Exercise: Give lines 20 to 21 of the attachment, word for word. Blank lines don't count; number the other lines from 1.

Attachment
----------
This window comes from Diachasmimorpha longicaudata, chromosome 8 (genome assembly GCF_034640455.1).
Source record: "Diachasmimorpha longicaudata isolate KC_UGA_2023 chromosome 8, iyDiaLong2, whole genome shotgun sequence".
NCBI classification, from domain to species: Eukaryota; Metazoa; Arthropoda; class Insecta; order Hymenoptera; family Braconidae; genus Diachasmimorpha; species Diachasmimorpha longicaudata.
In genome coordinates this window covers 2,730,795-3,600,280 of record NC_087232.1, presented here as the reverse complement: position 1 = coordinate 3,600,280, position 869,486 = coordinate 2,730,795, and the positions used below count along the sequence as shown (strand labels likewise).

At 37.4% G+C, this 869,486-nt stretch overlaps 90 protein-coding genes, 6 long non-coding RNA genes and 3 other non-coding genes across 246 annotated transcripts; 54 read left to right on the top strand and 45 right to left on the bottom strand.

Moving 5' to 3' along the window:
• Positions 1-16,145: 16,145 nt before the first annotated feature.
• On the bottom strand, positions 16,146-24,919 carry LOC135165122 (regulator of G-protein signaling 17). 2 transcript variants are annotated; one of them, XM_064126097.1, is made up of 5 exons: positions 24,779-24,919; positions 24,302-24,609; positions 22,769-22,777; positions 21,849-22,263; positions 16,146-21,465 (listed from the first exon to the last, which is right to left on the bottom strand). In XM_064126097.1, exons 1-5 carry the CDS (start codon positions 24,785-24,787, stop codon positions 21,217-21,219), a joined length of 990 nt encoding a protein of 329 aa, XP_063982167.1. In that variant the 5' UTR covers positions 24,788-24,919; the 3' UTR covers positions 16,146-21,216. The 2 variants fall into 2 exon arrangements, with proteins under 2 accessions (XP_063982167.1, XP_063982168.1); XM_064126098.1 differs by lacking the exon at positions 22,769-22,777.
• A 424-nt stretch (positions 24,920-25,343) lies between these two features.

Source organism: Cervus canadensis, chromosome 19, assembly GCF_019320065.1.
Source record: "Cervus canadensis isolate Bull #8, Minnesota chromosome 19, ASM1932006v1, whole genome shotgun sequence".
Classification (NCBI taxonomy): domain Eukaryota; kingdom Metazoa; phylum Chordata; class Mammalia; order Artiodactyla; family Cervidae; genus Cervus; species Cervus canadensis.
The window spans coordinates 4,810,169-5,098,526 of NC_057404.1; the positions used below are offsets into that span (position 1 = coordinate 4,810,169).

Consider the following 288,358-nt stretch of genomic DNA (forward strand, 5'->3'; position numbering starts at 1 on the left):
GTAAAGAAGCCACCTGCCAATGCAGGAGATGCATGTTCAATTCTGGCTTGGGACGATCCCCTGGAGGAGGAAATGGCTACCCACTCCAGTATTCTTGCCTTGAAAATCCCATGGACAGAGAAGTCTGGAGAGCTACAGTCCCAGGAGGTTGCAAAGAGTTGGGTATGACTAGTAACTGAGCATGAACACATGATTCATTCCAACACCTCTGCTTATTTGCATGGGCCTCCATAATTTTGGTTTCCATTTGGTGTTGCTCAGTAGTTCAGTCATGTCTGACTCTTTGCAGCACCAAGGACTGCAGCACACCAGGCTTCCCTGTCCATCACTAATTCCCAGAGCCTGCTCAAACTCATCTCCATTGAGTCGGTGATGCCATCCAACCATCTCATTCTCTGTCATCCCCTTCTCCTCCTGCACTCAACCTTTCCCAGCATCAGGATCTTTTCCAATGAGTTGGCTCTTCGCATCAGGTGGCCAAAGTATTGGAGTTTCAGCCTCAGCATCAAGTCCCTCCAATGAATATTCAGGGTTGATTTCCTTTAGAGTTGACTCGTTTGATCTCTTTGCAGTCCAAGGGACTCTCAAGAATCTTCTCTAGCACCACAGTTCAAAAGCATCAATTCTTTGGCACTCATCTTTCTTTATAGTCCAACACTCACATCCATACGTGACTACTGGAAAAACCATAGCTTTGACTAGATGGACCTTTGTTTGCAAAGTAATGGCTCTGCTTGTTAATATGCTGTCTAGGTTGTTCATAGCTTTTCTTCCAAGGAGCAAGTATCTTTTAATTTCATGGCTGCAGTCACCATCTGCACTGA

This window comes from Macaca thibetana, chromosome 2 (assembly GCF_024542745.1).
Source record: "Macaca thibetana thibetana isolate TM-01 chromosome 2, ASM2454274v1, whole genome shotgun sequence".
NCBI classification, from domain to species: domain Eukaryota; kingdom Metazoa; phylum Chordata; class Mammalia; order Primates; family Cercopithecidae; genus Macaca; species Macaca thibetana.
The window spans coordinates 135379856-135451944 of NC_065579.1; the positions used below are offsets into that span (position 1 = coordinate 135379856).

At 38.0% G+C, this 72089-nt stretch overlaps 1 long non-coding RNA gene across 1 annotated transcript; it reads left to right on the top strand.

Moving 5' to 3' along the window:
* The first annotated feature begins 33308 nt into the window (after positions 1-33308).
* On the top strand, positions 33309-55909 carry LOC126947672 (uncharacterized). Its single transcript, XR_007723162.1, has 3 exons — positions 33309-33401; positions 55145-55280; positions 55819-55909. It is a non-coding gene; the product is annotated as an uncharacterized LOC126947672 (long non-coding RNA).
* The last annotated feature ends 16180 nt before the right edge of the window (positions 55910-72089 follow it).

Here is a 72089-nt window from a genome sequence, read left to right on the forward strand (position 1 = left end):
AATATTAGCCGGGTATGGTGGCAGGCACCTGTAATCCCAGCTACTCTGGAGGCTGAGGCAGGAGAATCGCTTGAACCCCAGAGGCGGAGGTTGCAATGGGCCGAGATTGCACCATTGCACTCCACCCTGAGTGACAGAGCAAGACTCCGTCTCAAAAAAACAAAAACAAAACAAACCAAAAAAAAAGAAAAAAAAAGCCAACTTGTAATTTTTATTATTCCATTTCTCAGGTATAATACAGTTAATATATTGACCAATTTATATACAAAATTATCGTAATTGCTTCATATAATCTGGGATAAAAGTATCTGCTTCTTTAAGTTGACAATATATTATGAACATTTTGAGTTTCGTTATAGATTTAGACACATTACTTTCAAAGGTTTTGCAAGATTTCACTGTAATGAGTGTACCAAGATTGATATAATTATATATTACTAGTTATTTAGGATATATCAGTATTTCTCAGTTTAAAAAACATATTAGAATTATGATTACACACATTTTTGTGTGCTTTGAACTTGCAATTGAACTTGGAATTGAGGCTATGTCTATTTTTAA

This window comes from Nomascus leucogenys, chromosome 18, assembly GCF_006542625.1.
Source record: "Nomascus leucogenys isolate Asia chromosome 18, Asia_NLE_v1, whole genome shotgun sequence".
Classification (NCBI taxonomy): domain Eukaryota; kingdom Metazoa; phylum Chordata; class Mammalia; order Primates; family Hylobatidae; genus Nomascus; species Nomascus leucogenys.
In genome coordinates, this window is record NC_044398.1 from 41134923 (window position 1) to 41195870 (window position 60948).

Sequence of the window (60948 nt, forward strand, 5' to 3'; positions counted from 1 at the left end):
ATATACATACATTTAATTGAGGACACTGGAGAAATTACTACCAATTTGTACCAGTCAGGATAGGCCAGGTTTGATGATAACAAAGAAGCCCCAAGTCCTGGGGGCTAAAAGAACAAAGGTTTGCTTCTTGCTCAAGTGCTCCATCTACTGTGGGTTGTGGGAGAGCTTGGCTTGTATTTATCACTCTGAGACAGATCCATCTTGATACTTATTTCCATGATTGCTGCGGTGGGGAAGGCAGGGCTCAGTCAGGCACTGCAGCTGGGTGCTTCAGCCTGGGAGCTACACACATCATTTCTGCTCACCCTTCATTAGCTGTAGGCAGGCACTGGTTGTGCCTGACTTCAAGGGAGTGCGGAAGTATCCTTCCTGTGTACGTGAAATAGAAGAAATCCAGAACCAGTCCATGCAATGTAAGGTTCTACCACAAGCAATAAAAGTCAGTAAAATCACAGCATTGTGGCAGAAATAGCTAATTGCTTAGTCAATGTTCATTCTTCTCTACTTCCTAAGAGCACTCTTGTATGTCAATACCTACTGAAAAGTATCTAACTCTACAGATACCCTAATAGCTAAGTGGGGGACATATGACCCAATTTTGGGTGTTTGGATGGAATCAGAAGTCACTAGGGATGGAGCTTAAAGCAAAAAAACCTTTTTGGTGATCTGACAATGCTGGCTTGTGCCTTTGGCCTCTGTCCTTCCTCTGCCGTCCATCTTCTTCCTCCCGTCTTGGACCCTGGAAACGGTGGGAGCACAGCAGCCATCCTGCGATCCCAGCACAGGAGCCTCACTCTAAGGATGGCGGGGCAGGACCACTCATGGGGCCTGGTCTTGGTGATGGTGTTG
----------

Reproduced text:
At 38.0% G+C, this 72089-nt stretch overlaps 1 long non-coding RNA gene across 1 annotated transcript; it reads left to right on the top strand.

Moving 5' to 3' along the window: